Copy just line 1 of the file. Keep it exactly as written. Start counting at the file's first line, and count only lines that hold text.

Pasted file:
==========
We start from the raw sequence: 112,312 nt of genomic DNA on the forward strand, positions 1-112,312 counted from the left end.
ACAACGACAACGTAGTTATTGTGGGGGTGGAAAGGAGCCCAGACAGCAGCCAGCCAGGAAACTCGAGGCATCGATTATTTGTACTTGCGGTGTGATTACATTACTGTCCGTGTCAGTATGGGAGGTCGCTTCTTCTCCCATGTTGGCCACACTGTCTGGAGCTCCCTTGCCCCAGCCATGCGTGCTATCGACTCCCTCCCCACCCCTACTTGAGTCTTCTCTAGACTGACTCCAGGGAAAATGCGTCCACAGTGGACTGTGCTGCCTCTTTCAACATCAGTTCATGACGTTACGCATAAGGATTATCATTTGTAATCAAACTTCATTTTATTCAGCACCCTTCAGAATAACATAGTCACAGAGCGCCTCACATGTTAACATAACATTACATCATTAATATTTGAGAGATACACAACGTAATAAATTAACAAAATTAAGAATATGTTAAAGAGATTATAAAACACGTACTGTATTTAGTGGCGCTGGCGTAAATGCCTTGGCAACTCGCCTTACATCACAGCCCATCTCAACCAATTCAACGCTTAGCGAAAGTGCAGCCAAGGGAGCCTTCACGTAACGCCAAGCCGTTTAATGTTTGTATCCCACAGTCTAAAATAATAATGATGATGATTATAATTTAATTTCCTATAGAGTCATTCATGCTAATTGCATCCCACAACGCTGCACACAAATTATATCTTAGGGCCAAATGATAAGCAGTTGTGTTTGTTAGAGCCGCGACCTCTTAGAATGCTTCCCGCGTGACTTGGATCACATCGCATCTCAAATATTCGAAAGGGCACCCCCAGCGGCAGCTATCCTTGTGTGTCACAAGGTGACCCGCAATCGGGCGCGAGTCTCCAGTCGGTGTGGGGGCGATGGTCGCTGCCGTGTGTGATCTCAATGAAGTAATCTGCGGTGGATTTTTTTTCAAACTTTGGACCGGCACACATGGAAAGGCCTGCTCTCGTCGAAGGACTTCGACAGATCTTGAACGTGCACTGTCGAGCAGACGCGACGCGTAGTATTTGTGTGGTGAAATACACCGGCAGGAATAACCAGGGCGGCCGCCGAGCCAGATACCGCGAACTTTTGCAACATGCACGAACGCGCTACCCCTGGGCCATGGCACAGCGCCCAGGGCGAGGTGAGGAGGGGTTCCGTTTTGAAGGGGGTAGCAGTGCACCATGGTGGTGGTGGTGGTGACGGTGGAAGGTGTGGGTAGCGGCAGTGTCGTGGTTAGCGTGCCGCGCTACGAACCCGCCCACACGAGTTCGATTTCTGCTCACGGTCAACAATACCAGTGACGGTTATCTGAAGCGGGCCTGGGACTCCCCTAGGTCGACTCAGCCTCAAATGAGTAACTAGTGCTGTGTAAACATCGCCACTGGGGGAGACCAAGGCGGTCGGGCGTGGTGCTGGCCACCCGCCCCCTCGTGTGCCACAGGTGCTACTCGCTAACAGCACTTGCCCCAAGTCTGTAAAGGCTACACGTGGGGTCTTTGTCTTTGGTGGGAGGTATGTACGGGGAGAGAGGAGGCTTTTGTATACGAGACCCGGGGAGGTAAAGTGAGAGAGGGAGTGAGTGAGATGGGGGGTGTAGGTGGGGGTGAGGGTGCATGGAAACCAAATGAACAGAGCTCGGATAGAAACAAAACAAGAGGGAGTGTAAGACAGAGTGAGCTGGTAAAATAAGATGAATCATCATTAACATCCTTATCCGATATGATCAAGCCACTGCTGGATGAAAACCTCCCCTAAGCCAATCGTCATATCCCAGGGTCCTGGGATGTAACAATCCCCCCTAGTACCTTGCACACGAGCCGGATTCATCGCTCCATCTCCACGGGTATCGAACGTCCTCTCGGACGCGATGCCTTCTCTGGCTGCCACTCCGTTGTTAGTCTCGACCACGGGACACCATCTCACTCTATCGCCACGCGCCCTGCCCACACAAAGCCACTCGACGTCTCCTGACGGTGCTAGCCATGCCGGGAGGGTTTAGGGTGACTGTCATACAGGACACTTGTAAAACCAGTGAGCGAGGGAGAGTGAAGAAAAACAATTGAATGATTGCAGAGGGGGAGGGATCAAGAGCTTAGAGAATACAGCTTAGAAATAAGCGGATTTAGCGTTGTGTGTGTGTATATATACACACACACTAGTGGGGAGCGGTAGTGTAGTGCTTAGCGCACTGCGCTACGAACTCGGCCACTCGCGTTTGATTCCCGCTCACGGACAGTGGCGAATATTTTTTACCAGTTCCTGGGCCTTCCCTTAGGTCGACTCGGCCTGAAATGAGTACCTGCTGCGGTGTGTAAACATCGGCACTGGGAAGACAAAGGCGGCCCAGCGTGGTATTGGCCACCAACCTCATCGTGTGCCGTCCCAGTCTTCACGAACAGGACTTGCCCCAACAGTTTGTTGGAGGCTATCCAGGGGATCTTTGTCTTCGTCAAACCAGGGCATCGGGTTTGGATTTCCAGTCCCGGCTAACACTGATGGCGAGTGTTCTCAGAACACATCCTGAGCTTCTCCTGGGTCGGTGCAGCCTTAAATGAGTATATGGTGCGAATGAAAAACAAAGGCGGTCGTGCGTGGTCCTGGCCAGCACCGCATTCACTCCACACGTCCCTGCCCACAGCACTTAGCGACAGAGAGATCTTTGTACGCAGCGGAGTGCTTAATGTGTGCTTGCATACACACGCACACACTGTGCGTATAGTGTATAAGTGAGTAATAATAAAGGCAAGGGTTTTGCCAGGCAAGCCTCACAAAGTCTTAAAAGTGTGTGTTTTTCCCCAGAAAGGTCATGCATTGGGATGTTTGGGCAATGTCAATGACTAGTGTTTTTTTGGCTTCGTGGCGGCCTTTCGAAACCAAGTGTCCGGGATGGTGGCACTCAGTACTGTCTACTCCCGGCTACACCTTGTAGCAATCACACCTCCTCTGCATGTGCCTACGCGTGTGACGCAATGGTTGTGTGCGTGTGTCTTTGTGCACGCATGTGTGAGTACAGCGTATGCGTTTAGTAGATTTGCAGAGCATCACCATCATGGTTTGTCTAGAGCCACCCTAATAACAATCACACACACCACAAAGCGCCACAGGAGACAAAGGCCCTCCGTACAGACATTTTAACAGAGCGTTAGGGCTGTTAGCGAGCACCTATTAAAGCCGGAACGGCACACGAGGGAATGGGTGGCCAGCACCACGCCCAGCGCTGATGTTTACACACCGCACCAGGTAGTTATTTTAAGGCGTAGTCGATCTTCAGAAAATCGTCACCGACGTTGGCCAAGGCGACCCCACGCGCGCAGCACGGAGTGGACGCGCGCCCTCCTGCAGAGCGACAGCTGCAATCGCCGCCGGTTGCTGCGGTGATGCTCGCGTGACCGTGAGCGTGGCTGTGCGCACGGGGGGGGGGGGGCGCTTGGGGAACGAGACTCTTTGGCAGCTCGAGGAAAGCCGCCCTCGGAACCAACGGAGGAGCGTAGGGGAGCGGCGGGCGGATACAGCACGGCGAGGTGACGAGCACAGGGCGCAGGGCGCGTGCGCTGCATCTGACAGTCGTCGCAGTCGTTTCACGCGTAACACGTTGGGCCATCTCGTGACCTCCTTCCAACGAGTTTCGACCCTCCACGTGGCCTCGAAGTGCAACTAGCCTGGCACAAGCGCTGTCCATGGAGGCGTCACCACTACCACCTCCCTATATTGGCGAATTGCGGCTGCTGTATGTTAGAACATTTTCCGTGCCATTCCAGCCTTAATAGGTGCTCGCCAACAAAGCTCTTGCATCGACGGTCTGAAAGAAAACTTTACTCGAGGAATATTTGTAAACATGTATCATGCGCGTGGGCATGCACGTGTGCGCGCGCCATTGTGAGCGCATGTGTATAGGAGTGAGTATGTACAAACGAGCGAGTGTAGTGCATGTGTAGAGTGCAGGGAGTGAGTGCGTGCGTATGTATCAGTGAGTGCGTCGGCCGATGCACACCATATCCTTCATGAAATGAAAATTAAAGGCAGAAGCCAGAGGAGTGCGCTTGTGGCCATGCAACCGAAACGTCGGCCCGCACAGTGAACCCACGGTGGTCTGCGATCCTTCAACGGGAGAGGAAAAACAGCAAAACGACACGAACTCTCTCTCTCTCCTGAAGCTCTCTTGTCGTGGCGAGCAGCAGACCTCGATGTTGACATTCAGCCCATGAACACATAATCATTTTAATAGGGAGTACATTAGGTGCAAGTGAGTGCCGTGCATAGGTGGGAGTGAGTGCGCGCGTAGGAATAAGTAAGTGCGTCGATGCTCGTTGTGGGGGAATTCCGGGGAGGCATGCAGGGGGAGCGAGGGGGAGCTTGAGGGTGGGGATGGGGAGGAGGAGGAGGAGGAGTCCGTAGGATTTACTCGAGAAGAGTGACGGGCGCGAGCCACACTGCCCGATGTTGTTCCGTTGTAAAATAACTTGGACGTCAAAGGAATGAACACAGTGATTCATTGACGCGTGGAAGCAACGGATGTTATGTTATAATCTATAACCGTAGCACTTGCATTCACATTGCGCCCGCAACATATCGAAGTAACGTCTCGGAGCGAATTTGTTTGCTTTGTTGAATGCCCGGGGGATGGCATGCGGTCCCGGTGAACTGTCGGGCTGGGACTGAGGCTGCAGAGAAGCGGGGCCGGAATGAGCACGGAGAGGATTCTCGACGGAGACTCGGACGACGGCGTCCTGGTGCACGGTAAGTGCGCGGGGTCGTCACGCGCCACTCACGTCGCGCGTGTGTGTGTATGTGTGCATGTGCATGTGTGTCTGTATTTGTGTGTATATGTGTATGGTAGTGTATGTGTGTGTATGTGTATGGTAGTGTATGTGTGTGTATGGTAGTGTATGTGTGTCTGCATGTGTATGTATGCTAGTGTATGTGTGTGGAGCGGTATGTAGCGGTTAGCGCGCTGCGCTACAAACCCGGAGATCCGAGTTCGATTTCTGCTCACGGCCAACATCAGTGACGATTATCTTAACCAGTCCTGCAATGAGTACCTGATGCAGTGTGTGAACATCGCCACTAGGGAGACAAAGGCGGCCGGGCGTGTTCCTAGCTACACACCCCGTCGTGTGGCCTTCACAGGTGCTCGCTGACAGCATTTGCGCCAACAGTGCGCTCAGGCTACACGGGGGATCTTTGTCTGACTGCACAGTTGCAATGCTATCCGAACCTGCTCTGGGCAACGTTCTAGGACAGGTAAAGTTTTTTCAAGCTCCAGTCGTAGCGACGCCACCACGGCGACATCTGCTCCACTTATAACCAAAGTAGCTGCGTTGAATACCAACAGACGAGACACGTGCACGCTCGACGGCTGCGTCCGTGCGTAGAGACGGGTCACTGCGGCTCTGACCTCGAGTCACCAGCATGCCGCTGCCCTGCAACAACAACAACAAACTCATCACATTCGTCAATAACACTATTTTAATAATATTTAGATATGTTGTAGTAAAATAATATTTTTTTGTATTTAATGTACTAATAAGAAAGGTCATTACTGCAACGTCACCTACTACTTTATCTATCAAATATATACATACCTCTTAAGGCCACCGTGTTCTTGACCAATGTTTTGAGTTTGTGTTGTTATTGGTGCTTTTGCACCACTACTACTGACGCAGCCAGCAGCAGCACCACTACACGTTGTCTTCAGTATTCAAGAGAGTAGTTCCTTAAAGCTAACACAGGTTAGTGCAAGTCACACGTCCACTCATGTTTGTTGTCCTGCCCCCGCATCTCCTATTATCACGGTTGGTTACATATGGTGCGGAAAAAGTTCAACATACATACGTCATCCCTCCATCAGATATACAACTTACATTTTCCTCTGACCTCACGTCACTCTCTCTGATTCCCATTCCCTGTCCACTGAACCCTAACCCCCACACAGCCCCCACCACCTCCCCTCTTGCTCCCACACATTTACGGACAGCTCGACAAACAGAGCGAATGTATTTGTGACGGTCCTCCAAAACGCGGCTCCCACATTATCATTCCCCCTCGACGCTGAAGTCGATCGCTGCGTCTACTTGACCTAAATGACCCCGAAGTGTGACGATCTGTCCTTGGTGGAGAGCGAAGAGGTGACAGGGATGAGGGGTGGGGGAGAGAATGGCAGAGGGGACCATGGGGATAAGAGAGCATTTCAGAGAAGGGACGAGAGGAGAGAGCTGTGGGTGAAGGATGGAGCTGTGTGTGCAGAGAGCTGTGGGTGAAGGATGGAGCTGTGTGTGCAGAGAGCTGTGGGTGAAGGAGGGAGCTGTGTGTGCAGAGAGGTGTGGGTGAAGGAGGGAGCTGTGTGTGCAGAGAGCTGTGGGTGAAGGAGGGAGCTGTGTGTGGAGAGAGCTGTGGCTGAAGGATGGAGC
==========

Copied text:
We start from the raw sequence: 112,312 nt of genomic DNA on the forward strand, positions 1-112,312 counted from the left end.